Housing First, New Life Second

Housing First, New Life Second

By Matt Gleason
Mental Health Association

Living under a bridge, Alicia O. met an Atlantic reporter, Ankita Rao, who chronicled her journey in this story that finds her struggling with untreated alcoholism, respiratory infections and schizophrenia to finding an apartment of her own, and people who cared about her recovery. 

The story tells Alicia’s heartbreaking story while casting a spotlight on the Housing First model, which we use to provide safe and affordable housing and a path to recovery for our tenants battling mental illnesses and overcoming homelessness. 

“Proponents of the Housing First approach, which has been replicated in 40 cities nationwide, say that investing in high risk patients like Alicia can also save taxpayers millions,” according to Atlantic. “Funded by government grants and charitable donations, the programs can curb the high health care costs that the more than 630,000 homeless people in the U.S. incur through repeat ER visits, hospital stays and preventable, recurring illnesses.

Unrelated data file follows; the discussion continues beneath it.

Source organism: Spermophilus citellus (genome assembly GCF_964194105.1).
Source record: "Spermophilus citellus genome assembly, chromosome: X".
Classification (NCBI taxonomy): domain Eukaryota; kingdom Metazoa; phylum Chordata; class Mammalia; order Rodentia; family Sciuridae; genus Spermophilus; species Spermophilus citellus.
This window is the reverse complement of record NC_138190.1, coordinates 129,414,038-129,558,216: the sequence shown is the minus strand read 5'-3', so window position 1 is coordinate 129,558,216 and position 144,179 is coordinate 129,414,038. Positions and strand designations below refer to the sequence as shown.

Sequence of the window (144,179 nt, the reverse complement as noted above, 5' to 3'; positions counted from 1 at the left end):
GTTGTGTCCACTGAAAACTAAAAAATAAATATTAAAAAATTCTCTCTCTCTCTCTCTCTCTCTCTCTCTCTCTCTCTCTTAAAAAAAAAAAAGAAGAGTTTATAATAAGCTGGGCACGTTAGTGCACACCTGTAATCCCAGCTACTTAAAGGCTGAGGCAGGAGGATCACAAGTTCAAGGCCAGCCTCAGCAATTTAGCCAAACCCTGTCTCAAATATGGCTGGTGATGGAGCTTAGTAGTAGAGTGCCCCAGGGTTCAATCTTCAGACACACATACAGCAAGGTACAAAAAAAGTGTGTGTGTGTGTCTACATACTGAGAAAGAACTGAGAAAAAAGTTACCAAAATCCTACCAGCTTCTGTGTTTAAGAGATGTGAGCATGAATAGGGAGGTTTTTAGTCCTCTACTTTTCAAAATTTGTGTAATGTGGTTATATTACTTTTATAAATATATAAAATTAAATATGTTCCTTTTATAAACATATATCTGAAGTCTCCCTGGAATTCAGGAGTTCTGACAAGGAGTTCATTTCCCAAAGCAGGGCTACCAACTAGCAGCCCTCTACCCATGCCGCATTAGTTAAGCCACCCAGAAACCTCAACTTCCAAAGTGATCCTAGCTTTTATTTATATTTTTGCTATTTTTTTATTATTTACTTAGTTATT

“Without health care and shelter, a homeless person in the U.S. is twice as likely to land in the ER as someone with a stable living situation, and to stay there longer, according to a study by the Denver Health Medical Center. 

“Using the Housing First model developed by New York University psychiatrist Sam Tsemberis, which combines housing with wraparound services like health care, those numbers dropped significantly.

 “A 2009 Journal of the American Medical Association study of a Seattle-based Housing First program determined that the average monthly health and criminal justice costs of a homeless person dropped from $4,066 to $1,492 after six months of housing. Similar results were documented in San Francisco and Philadelphia. The programs also reduced ER visits by 58 percent, according to a national study by the Corporation For Supportive Housing.”

By the end of the story, the reporter notes that the Housing First model allowed Alicia to move into a safe apartment and to receive proper health care. Unfortunately, she later died of a pulmonary embolism and cardiac arrest.

Although it’s sad that Alicia died, her nurse said Pickett said Alicia died with “a level of dignity” and “with her family at her bedside, not under a bridge in Georgetown.”


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